As I have extensively covered in the past months the majority of the unprecedented demand for gold from China, which started in January 2013, was being supplied by the UK, home of the London bullion market and many bullion bank (and private) gold vaults. Via Switzerland, where the gold was remelted into kilobars, it was shipped towards Hong Kong where most of it was re-exported to China mainland. Whilst in 2013 it was clear that the world’s largest gold-backed ETF, GLD, was the predominant supplier from the UK, since January 2014 GLD inventory has more or less stabilized.
But UK gold export at the time remained elevated. In January 2014 the UK net exported 143 metric tonnes of gold (118 tonnes net to Switzerland), in February net export accounted for 107 tonnes (119 net to Switzerland). This gold must have been fully supplied from other vaults than GLD’s, which raises the question; how much floating supply is there left in London. I believe there is still a lot of physical gold in London (I will do a future post on some estimates), but I don’t know how much of this is floating supply.
Let’s head over to the east and see how much physical gold China has imported year to date, based on official trading statistics. If we look at the trade stats from Hong Kong we can see net export to the mainland in January was 89.7 tonnes, in February it was 112.3 tonnes and in March 85.1 tonnes. The amount that crossed the border in March was down 24 % from February, but still strong – 85.1 tonnes annualized is 1021.2 tonnes. The total in Q1 accounted for 287 tonnes, annualized 1148 tonnes (just to give you an idea).
As we all know by now Hong Kong is not the only port through which China is importing gold. Though the Chinese are reluctant to disclose their gold trade numbers – guess why that is – from the trade statistics of other countries we can see a portion of how much gold officially vanishes in the black hole (China’s strong hands) not to return in the foreseeable future. Switzerland, where 70 % of the world’s gold refining capacity is located among four refineries, has been so kind to publish monthly reports on whom they trade gold with, and how much, since January 2014. The Swiss net exported 12 tonnes to China in January, 36.9 tonnes in February and 26 tonnes in March. If we add up Hong Kong and Switzerland net export to China in Q1 the outcome is 362 tonnes, annualized 1448 tonnes (just to give you an idea). Remember, this is only from two countries, it doesn’t include the kilobar shippings from the Perth Mint to China for example. Chinese gold import in Q1 has definitely been more than 362 tonnes – also because the official trade numbers I’ve used for this post do not include monetary gold, PBOC purchases will not show up in these stats.
It’s remarkable that Chinese net import in March, at least 111.1 tonnes (85.1 + 26), hasn’t been sourced from London, as it has been in the past year. UK total net gold export in March collapsed 85 % m/m from 107 tonnes in February to 16 tonnes in March, net export to Switzerland fell by 72 % from 119 in February to 34 tonnes inMarch.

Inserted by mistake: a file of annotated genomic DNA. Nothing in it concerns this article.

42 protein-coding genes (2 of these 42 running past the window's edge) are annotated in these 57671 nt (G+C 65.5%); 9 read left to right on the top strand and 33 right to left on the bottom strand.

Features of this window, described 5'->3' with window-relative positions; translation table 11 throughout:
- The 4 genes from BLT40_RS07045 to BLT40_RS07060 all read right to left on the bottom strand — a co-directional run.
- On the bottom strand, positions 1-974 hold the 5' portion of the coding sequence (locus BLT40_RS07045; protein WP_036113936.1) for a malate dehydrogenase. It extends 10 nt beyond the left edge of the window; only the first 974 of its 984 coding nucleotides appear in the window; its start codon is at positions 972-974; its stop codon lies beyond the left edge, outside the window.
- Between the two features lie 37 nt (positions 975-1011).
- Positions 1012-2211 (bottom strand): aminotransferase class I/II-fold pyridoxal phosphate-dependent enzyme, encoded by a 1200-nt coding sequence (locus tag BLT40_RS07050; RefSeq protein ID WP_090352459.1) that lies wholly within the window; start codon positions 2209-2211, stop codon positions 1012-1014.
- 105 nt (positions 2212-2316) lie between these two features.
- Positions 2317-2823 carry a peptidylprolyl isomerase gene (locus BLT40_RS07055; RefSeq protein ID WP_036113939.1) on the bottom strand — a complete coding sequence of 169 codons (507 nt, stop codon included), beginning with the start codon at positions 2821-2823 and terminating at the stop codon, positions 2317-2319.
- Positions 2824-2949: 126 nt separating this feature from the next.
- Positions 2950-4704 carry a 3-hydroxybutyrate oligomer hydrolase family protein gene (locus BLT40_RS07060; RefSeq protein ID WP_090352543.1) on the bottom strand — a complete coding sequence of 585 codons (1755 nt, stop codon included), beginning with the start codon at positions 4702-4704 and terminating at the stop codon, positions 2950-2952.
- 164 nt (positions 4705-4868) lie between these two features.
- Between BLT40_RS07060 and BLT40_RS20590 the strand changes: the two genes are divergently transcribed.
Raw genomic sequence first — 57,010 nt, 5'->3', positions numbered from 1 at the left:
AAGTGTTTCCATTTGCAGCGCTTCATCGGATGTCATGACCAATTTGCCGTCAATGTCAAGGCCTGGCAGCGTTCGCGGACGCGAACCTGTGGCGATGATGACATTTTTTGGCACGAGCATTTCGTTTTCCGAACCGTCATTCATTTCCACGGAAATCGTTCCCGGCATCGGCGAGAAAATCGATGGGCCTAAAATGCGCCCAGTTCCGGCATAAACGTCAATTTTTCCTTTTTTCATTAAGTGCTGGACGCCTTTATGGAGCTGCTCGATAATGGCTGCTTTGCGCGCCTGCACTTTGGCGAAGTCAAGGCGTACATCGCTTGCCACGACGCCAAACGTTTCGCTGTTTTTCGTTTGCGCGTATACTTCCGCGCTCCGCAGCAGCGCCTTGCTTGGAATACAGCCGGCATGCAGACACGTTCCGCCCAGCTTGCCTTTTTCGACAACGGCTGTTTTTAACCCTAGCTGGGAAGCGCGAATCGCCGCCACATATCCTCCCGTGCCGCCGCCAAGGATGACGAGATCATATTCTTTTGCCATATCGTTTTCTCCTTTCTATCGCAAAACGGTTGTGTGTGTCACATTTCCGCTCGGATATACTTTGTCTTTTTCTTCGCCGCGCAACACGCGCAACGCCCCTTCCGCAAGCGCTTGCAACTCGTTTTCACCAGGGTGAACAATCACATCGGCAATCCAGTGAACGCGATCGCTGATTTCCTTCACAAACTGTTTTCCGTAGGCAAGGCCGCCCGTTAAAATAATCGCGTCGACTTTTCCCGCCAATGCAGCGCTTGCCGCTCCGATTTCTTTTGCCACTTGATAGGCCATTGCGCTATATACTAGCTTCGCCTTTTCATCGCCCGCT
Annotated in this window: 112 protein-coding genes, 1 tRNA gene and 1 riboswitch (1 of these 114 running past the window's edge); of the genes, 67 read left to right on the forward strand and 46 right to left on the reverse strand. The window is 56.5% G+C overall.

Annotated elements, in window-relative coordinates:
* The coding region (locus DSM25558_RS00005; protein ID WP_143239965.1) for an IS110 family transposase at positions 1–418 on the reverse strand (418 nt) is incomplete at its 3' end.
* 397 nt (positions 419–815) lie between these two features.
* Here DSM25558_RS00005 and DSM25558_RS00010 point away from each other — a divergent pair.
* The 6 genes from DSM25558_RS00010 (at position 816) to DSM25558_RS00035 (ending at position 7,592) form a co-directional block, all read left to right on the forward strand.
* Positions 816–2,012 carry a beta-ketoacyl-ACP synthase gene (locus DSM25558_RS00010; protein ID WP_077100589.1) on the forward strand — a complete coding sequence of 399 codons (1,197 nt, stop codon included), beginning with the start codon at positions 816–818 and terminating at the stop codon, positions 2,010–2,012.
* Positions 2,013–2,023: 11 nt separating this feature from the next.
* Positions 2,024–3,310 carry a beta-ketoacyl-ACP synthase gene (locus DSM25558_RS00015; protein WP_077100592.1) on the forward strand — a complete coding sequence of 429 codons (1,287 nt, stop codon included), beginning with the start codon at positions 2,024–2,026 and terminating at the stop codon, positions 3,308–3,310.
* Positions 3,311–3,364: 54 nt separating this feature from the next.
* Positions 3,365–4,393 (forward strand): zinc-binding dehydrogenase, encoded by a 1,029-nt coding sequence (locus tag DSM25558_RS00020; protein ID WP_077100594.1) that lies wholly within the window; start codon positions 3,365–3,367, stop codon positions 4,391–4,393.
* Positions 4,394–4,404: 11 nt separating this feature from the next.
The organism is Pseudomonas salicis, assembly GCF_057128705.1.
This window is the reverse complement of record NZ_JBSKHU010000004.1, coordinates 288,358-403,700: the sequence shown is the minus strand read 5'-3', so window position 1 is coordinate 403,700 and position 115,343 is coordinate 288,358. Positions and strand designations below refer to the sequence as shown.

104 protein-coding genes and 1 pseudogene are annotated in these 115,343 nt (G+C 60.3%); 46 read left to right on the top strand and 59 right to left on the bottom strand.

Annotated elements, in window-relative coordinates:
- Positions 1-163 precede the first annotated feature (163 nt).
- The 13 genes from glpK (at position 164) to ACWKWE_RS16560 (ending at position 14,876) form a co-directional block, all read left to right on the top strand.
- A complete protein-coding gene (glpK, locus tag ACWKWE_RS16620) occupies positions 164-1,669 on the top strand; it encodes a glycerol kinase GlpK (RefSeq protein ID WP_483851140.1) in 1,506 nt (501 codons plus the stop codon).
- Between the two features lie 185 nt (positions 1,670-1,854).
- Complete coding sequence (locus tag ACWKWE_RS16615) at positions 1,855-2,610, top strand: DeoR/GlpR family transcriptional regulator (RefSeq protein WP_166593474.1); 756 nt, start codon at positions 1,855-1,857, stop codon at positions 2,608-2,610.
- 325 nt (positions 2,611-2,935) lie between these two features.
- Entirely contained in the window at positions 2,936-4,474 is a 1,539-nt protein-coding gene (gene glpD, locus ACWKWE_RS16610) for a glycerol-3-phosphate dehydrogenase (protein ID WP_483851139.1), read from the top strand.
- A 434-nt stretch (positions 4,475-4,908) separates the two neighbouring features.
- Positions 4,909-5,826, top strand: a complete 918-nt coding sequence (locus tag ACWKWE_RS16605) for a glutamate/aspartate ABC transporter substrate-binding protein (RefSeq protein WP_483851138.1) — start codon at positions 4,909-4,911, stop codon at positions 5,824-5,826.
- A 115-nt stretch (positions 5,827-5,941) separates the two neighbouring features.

The main gold vein, as I’ve called it, that ran from the UK, through Switzerland, through Hong Kong finally reaching the mainland, is drying up. Switzerland net gold export to Hong Kong fell 76 % from 97.9 tonnes in February to 23.9 tonnes in March, according to Swiss customs.
In the coming months I’ll be watching very closely if any more gold will be squeezed out of London and how Swiss exports to Hong Kong and the mainland will evolve. I believe the largest floating supply is/was in London, it will be decisive for the gold market if these stocks are gone. Additionally I will search more customs databases to get hard numbers on gold export to China mainland.
The following video was broadcasted in December 2013. Kenneth Hoffman states that the London gold vaults were virtually empty at the time. Are the last bars being moved out at this very moment? The managing director of Switzerland’s biggest gold refinery stated this is exactly what is happening.
Because net export from Hong Kong to the mainland in March didn’t collapse, but Swiss export to Hong Kong did, two things could have happened. Or Hong Kong, which has net imported 924.6 tonnes of gold since 2010, shared a little of its yellow metal to supply the mainland, or other countries than Switzerland increased their export to Hong Kong. To find out I made a chart combining Hong Kong net import with Hong Kong’s main trading partners.
From looking at the chart I think this is what happened; during Q1 Hong Kong net import dropped (Switzerland and UK imports down, Australia and the US quite stable in March), which means a bigger share of what they imported was sent forward to the mainland supplemented by inventory build up in Hong Kong over the past years.
From stats of the Shanghai Gold Exchange I know Chinese wholesale demand came down after Q1 without premiums going up. This suggest there hasn’t been a supply shortage in the mainland in April. However, even China’s non-government demand pace in April combined with demand from the PBOC, India, Russia and the rest of the world can transcend global mining and scrap supply, pressuring the floating supply. Let alone if Chinese demand will spring back, which is quite likely to happen at these prices and given the fact the Chinese government is officially stimulating its people to buy gold.
Additional charts: Hong Kong net import in Q1 accounted for 193 metric tonnes.
Chinese net import from Hong Kong in Q1 accounted for 287 metric tonnes.
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